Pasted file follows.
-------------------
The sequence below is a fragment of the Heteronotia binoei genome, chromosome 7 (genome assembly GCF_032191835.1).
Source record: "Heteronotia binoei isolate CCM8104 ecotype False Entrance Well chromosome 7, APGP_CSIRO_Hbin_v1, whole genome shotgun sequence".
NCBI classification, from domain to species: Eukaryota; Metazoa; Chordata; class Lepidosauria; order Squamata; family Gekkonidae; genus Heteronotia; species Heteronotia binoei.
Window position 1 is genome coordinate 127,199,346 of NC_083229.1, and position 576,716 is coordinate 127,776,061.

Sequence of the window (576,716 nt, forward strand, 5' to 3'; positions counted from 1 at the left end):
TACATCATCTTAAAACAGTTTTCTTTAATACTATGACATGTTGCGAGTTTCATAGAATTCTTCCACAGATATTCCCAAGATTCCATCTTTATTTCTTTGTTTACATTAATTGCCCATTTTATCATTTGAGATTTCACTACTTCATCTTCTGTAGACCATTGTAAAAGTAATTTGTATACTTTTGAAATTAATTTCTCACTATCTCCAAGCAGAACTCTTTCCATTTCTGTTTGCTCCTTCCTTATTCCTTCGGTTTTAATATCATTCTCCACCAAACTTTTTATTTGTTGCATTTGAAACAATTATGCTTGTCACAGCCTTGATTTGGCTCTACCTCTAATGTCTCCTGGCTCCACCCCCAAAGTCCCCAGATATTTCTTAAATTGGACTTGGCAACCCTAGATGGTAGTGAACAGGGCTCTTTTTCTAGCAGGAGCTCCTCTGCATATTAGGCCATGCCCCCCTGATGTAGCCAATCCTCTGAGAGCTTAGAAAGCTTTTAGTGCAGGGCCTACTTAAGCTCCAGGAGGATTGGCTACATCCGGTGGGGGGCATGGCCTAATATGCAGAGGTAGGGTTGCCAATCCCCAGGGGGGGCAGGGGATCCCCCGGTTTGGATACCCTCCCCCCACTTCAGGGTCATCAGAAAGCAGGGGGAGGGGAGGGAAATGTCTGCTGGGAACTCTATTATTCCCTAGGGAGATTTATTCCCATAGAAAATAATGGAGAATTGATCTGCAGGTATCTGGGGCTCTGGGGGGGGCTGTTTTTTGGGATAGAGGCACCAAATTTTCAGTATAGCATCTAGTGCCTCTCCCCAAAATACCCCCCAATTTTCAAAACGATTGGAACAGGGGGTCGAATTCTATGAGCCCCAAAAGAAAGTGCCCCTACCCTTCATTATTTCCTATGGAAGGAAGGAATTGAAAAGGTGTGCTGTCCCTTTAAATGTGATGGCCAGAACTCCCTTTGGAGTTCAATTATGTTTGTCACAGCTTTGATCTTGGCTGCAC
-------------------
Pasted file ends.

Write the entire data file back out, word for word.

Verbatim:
The sequence below is a fragment of the Heteronotia binoei genome, chromosome 7 (genome assembly GCF_032191835.1).
Source record: "Heteronotia binoei isolate CCM8104 ecotype False Entrance Well chromosome 7, APGP_CSIRO_Hbin_v1, whole genome shotgun sequence".
NCBI classification, from domain to species: Eukaryota; Metazoa; Chordata; class Lepidosauria; order Squamata; family Gekkonidae; genus Heteronotia; species Heteronotia binoei.
Window position 1 is genome coordinate 127,199,346 of NC_083229.1, and position 576,716 is coordinate 127,776,061.

Sequence of the window (576,716 nt, forward strand, 5' to 3'; positions counted from 1 at the left end):
TACATCATCTTAAAACAGTTTTCTTTAATACTATGACATGTTGCGAGTTTCATAGAATTCTTCCACAGATATTCCCAAGATTCCATCTTTATTTCTTTGTTTACATTAATTGCCCATTTTATCATTTGAGATTTCACTACTTCATCTTCTGTAGACCATTGTAAAAGTAATTTGTATACTTTTGAAATTAATTTCTCACTATCTCCAAGCAGAACTCTTTCCATTTCTGTTTGCTCCTTCCTTATTCCTTCGGTTTTAATATCATTCTCCACCAAACTTTTTATTTGTTGCATTTGAAACAATTATGCTTGTCACAGCCTTGATTTGGCTCTACCTCTAATGTCTCCTGGCTCCACCCCCAAAGTCCCCAGATATTTCTTAAATTGGACTTGGCAACCCTAGATGGTAGTGAACAGGGCTCTTTTTCTAGCAGGAGCTCCTCTGCATATTAGGCCATGCCCCCCTGATGTAGCCAATCCTCTGAGAGCTTAGAAAGCTTTTAGTGCAGGGCCTACTTAAGCTCCAGGAGGATTGGCTACATCCGGTGGGGGGCATGGCCTAATATGCAGAGGTAGGGTTGCCAATCCCCAGGGGGGGCAGGGGATCCCCCGGTTTGGATACCCTCCCCCCACTTCAGGGTCATCAGAAAGCAGGGGGAGGGGAGGGAAATGTCTGCTGGGAACTCTATTATTCCCTAGGGAGATTTATTCCCATAGAAAATAATGGAGAATTGATCTGCAGGTATCTGGGGCTCTGGGGGGGGCTGTTTTTTGGGATAGAGGCACCAAATTTTCAGTATAGCATCTAGTGCCTCTCCCCAAAATACCCCCCAATTTTCAAAACGATTGGAACAGGGGGTCGAATTCTATGAGCCCCAAAAGAAAGTGCCCCTACCCTTCATTATTTCCTATGGAAGGAAGGAATTGAAAAGGTGTGCTGTCCCTTTAAATGTGATGGCCAGAACTCCCTTTGGAGTTCAATTATGTTTGTCACAGCTTTGATCTTGGCTGCAC